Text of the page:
Thursday, February 24, 2011's good for you

Forgiveness.  It's a very intense subject.  We all desperately need it for ourselves, but we can be so stingy when it comes to doling it out.  We all have very real reasons why we think we can withhold it.  And they may or may not be completely legitimate reasons.  However, we're told to forgive nonetheless.  And, on top of it all, throw this verse in there (you know, this one we like to ignore, because, couldn't possibly mean what it says, right?  Uh...)
For if you forgive men when they sin against you, your heavenly Father will also forgive you.  But if you do not forgive men their sins, your Father will not forgive your sins.  ~Matthew 6:14-15
I think it's not wise for us to blow past this verse because it doesn't suit us.  I think forgiveness is serious business.  If there's one thing I know, I need forgiveness.  A lot.  Seriously...I tend to hurt people and screw things up on a regular basis, and I'm very thankful for the loving and forgiving people God has placed in my life who put up with my messed up self.  But I can't stop at just being thankful for the forgiveness I am blessed to receive.  I have to turn around and give it as well.

There's been some really, really hard situations I have walked through in my life.  And there are some that I am currently walking through.  Part of me screams out the outrage at the offenses of others.  How could they?  Are they crazy?  Don't they know how terrible this is?  Maybe they do, maybe they don't.  Do I, when I am hurting others, think about those things?  Sometimes yes, sometimes no.  But here's the thing.  It's completely irrelevant.  I have to forgive. Here's why.

First of all, as a follower of Jesus, I have to forgive because He tells me too.  If I am desiring to put off the old me and take on the character of Christ himself, there is no room for unforgiveness.  In fact, it's complete arrogance on my part to think that I have the right to withhold what God himself does not withhold!  Does God cross his arms, put on his pouty face and say, "I'm just not 'ready' to forgive.  Check back with me after you've grovelled a little more, and I'll see..."  Nope.  His forgiveness is extended before I even ask.  (Now, it's up to me, as the offender, to accept the forgiveness, but that's a different track than I am on today.)

Secondly, forgiveness is about releasing myself.  I've heard it said that holding unforgiveness toward someone is like drinking poison, and then waiting for the other person to die.  It only hurts ourselves.  Unforgiveness keeps us bound up, stressed, and can even result in physical ailments.  (Trust me, I speak from personal experience here...)  And, in addition to all that, it accomplishes absolutely nothing positive.  We might think we are punishing the offender (which, isn'tour job anyway) but most of the time, it's really not even doing that.  It's, rather, just eating us alive.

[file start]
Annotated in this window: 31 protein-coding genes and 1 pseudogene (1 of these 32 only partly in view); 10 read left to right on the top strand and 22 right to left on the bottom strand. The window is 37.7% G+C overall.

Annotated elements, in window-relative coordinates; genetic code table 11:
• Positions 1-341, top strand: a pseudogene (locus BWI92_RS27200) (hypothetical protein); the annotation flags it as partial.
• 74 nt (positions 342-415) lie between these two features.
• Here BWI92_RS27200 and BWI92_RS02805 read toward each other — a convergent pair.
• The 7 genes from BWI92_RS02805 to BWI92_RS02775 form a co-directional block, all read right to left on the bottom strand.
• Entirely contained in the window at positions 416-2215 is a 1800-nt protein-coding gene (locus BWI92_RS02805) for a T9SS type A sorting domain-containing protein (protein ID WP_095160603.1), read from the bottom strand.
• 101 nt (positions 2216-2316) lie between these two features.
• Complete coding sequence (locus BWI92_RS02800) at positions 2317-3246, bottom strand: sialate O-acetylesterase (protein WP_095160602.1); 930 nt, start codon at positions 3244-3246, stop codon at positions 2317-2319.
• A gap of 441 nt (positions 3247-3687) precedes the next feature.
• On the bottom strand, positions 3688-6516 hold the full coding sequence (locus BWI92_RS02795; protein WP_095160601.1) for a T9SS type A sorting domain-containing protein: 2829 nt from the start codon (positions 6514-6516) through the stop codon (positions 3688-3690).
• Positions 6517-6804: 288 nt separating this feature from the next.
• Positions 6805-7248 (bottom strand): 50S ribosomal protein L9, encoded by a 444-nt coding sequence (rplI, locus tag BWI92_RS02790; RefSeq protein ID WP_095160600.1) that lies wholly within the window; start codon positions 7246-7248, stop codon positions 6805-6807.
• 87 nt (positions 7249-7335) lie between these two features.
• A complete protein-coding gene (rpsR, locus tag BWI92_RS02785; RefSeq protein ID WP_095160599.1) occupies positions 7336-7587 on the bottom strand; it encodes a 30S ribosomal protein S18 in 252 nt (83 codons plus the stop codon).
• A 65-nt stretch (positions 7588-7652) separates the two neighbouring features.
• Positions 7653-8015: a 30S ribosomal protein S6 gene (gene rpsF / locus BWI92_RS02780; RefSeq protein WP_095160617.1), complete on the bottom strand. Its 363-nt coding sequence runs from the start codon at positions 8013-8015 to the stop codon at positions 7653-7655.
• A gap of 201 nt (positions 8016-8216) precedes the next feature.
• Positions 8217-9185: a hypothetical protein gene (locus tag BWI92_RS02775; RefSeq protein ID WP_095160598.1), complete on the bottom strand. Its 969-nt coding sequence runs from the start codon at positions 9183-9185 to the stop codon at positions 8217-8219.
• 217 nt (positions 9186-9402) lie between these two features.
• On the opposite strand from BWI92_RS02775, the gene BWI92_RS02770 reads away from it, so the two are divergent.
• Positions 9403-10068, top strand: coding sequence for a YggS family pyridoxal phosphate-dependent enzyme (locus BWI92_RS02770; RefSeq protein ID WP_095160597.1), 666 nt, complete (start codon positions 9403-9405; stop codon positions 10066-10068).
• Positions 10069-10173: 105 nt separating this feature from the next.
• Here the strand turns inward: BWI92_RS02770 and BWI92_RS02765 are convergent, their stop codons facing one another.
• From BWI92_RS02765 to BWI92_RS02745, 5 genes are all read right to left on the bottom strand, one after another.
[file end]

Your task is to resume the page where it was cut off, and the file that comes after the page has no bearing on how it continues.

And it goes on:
Let me also clarify something here; it's not that I am saying this is easy.  Believe me, I know it's not.  I'm walking through some tough situations right now in life that are requiring me to forgive and release over and over.  Sometimes I forgive, get hurt or offended again, and need to forgive again.  It's not necessarily and once and done thing.  Every time the wound starts stinging and oozing again, I have to choose to forgive again.  It's not about how I feel.  And it's a good thing too, because how I feel is hurt.  And angry.  (And there is such a thing as being angry -at an injustice for example - and NOT sinning in the midst of it.  Choosing not to forgive is being angry AND sinning, on my part, because I am told to forgive.)  Forgiving is more about humbling my own arrogant self, and saying I am not the judge.  God will have to deal with the other person, but I am responsible for my own choices in how I handle things.

I am also not saying that forgiveness means living without boundaries or putting ourselves into unhealthy situations.  We can be forgiven for our actions, but that does not mean they don't still carry consequences.  Jesus talked about boundaries.  When he sent out the disciples he told them that if they weren't welcomed somewhere, and the people wouldn't listen to them, to shake off the dust of that place and move on.  We don't have to stay in a situation that is hurtful or unhealthy; it's okay to move on sometimes.  But we have to move on with a clear conscience, which means - you guessed it - we still have to forgive.  Jesus told them, if the place was deserving to "let your peace rest on it; if it is not, let your peace return to you."  (Matt. 10:13)  How do you "let your peace return to you"?  Well, largely in part by releasing the person/people that have hurt or rejected you.  But you saw that one coming, didn't you?  ;)  So go ahead and make a healthy choice today...

No comments: